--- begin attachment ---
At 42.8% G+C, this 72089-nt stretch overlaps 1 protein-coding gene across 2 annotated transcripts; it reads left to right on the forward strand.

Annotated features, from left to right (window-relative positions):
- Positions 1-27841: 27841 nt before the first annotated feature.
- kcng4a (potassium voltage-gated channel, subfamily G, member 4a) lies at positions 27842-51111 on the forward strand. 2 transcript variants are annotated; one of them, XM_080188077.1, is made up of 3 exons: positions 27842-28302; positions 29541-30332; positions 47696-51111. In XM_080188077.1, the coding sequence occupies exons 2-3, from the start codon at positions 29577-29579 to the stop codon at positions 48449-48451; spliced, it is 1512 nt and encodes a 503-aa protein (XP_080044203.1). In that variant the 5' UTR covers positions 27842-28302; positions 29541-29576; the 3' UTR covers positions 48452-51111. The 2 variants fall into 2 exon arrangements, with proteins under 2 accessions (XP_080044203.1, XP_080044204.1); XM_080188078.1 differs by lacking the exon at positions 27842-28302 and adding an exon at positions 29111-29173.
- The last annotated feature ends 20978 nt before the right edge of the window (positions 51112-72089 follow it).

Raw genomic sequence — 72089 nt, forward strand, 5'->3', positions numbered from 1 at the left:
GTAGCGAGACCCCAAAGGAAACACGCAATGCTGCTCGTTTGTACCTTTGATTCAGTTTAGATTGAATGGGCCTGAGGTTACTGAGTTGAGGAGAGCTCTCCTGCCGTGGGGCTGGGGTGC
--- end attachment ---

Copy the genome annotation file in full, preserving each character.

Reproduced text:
At 42.8% G+C, this 72089-nt stretch overlaps 1 protein-coding gene across 2 annotated transcripts; it reads left to right on the forward strand.

Annotated features, from left to right (window-relative positions):
- Positions 1-27841: 27841 nt before the first annotated feature.
- kcng4a (potassium voltage-gated channel, subfamily G, member 4a) lies at positions 27842-51111 on the forward strand. 2 transcript variants are annotated; one of them, XM_080188077.1, is made up of 3 exons: positions 27842-28302; positions 29541-30332; positions 47696-51111. In XM_080188077.1, the coding sequence occupies exons 2-3, from the start codon at positions 29577-29579 to the stop codon at positions 48449-48451; spliced, it is 1512 nt and encodes a 503-aa protein (XP_080044203.1). In that variant the 5' UTR covers positions 27842-28302; positions 29541-29576; the 3' UTR covers positions 48452-51111. The 2 variants fall into 2 exon arrangements, with proteins under 2 accessions (XP_080044203.1, XP_080044204.1); XM_080188078.1 differs by lacking the exon at positions 27842-28302 and adding an exon at positions 29111-29173.
- The last annotated feature ends 20978 nt before the right edge of the window (positions 51112-72089 follow it).

Raw genomic sequence — 72089 nt, forward strand, 5'->3', positions numbered from 1 at the left:
GTAGCGAGACCCCAAAGGAAACACGCAATGCTGCTCGTTTGTACCTTTGATTCAGTTTAGATTGAATGGGCCTGAGGTTACTGAGTTGAGGAGAGCTCTCCTGCCGTGGGGCTGGGGTGC